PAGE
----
Bishop Sandra Steiner Ball

Click here to download the above statement and questions for small group discussion.

West Virginia Day of Hope:  Miracles Happen

The  Day of Hope: A Celebration of Prevention and Recovery is a day when we can lift up resources, offer a timeofconsolation, and share stories of recovery.   Please plan to lift up prayers, have conversations, and develop action plans around how your faith community can become a part of helping our people and our communities become a resource and support for recovery.   

This past year, I have helped co-chair a committee of the West Virginia Council of Churches which facilitated a series of listening events on substance use disorder across the state of West Virginia. Let me share a little of what was discovered.  “The listening events were intense, often personal, and a calling for faith communities to become places of healing, both within and outside our walls.  To make that happen, faith communities need to have accurate information, opportunities for sharing helpful and accurate information, and a sense of the hope that we can offer to families and persons in the midst of their suffering.” * On May 25, over 300 clergy persons from a wide variety of denominations gathered for a day on the campus of West Virginia Wesleyan to learn, share, and to begin to make plans for how we, as faith communities can work together to stem the tide of addiction and to find ways to help those affected by addiction.

As United Methodist’s,

L) Alcohol and Other Drugs- We affirm our long-standing support of abstinence from alcohol as a faithful witness to God’s liberating and redeeming love for persons. We support abstinence from the use of any illegal drugs. Since the use of illegal drugs, as well as illegal and problematic use of alcohol, is a major factor in crime, disease, death, and family dysfunction, we support educational programs as well as other prevention strategies encouraging abstinence from illegal drug use and, with regard to those who choose to consume alcoholic beverages, judicious use with deliberate and intentional restraint, with Scripture as a guide. … We commit ourselves to assisting those who suffer from abuse or dependence, and their families, in finding freedom through Jesus Christ and in finding good opportunities for treatment, for ongoing counseling, and for reintegration into society. (Paragraph 162 (L) The Book of Discipline 2016, page 124-125)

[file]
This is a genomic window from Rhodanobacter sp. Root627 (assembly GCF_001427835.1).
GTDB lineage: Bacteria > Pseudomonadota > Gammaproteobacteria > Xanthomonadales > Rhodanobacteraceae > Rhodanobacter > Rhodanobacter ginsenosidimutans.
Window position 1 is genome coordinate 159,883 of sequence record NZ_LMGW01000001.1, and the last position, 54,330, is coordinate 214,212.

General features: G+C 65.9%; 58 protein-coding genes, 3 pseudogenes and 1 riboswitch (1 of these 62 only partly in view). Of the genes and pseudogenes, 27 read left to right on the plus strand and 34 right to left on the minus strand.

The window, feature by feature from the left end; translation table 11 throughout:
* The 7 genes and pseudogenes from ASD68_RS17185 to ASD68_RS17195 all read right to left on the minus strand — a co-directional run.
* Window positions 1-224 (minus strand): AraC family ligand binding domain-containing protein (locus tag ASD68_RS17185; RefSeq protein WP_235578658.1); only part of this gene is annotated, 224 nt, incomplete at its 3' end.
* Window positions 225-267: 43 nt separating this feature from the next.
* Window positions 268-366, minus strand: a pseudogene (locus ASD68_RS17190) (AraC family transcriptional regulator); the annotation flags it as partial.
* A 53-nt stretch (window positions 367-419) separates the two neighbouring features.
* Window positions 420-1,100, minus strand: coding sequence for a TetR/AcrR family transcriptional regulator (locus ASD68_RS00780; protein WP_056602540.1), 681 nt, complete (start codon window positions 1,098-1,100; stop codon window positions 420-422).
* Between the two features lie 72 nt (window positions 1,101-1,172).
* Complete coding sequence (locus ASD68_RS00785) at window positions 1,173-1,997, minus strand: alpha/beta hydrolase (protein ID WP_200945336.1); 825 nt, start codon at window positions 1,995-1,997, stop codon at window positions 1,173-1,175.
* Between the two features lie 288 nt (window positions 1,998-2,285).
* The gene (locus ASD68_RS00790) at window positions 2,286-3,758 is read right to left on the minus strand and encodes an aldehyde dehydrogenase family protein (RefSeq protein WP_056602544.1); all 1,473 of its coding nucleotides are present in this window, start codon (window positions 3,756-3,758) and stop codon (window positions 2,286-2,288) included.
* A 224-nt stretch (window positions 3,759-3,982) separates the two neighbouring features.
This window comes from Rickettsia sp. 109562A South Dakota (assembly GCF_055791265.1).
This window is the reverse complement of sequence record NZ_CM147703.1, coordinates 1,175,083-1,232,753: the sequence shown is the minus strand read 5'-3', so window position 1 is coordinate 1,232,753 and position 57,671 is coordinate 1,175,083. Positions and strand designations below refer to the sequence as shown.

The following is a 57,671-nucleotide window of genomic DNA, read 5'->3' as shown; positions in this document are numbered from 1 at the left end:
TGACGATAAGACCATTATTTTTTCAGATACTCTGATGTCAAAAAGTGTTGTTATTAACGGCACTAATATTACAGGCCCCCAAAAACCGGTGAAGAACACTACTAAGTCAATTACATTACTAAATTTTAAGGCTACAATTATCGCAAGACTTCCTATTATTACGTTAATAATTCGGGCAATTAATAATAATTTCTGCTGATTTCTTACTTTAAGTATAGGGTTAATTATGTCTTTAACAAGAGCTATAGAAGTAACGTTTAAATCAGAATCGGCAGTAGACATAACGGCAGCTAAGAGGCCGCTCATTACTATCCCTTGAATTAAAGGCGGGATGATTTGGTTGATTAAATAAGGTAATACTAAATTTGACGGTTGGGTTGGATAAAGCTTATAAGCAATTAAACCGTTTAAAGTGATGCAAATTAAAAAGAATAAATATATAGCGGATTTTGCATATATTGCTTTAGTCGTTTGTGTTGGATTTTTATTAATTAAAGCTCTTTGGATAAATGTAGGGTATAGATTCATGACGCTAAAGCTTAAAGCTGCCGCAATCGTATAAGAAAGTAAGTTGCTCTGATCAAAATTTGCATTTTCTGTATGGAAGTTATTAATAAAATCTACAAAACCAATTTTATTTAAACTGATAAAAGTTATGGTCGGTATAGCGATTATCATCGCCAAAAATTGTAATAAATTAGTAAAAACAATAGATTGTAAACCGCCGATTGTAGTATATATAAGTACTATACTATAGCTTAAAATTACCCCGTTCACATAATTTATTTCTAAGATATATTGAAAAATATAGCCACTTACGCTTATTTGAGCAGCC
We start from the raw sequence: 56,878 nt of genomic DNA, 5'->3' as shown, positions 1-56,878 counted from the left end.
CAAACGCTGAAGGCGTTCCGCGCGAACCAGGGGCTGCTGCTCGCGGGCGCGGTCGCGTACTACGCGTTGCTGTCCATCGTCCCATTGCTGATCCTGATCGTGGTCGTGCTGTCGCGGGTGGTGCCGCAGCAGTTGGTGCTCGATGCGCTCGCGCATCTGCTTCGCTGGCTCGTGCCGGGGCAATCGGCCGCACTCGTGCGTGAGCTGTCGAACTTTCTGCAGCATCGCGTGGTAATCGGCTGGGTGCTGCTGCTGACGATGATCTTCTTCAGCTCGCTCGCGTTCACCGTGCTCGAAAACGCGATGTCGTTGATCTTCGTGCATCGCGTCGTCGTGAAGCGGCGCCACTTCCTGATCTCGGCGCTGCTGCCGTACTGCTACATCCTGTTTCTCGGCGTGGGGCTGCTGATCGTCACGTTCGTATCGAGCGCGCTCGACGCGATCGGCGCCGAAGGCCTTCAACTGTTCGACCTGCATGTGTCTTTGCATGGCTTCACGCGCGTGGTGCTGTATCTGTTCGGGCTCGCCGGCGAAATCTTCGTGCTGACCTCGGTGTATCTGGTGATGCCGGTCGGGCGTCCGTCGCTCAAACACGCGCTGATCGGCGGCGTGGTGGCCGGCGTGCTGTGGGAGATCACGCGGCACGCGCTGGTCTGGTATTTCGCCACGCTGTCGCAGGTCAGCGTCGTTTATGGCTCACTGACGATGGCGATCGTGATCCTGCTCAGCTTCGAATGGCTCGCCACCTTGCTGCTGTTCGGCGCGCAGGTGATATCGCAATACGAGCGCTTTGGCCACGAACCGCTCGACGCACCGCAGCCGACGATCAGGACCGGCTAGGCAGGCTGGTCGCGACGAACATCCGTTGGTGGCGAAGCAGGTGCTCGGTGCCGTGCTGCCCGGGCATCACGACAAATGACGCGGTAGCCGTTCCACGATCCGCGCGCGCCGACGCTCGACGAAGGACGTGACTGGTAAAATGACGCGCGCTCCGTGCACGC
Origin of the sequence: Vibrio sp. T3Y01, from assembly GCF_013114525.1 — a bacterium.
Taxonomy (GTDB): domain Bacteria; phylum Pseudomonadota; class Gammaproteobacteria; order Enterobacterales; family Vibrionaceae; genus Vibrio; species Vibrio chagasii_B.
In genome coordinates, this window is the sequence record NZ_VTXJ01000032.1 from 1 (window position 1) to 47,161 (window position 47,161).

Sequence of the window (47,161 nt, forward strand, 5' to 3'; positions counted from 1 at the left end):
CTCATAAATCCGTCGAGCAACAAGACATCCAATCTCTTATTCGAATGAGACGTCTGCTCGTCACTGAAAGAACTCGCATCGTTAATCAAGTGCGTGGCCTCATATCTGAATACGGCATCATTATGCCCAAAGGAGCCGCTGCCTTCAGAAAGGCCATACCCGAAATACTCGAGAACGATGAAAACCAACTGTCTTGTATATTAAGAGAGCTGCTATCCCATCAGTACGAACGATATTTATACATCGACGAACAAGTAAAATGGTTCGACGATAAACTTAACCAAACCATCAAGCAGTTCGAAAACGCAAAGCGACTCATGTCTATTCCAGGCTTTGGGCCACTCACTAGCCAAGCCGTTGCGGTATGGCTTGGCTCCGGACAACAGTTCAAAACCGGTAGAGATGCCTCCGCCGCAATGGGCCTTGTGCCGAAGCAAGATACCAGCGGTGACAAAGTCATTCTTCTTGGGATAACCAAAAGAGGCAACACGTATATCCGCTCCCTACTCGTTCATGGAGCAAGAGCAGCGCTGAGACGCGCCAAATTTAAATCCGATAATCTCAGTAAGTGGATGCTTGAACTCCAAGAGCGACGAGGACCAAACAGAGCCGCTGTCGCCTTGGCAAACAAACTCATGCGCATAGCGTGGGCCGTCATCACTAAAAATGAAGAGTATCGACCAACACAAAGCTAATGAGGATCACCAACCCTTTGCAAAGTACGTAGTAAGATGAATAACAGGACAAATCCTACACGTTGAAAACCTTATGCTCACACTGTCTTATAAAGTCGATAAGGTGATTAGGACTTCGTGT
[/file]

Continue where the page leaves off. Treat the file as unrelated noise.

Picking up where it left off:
My on-going hope is that this Day of Hope will begin and/or continue some solution-oriented discussions in every congregation that will create a climate of support for families and individuals.  My hope is that these discussions will lead to actions that seek to support those who are in recovery and sustained abstinence from substances of abuse.  My hope is that in raising our levels of awareness and education that we will see that we can do something to support our youth and assist them in active ways to live drug-free lives.

I join other leaders of faith within the West Virginia Council of Churches and beyond, in the hope and prayer that this day, annually observed, will make a difference throughout the Mountain State.  Faith communities can add prayers, sermons or other ideas to their services, but our hope is this day will be a yearly reminder and encouragement to continue to work to lower substance use disorder in West Virginia throughout the year...beyond the Day of Hope.

As a people of faith, we are to offer compassion for those suffering, ministries of healing for those who are sick, and hospitality within our sanctuaries for those seeking comfort and hope.  The Substance Abuse Prevention agencies across the state of West Virginia stand ready to assist you and your faith community with resources, information and workshops to assist all of us in creating a true day of hope.

I hope you will invite some serious discussion in your church and community about actions that can be taken as we share in this Day of Hope.


Bishop Sandra Steiner Ball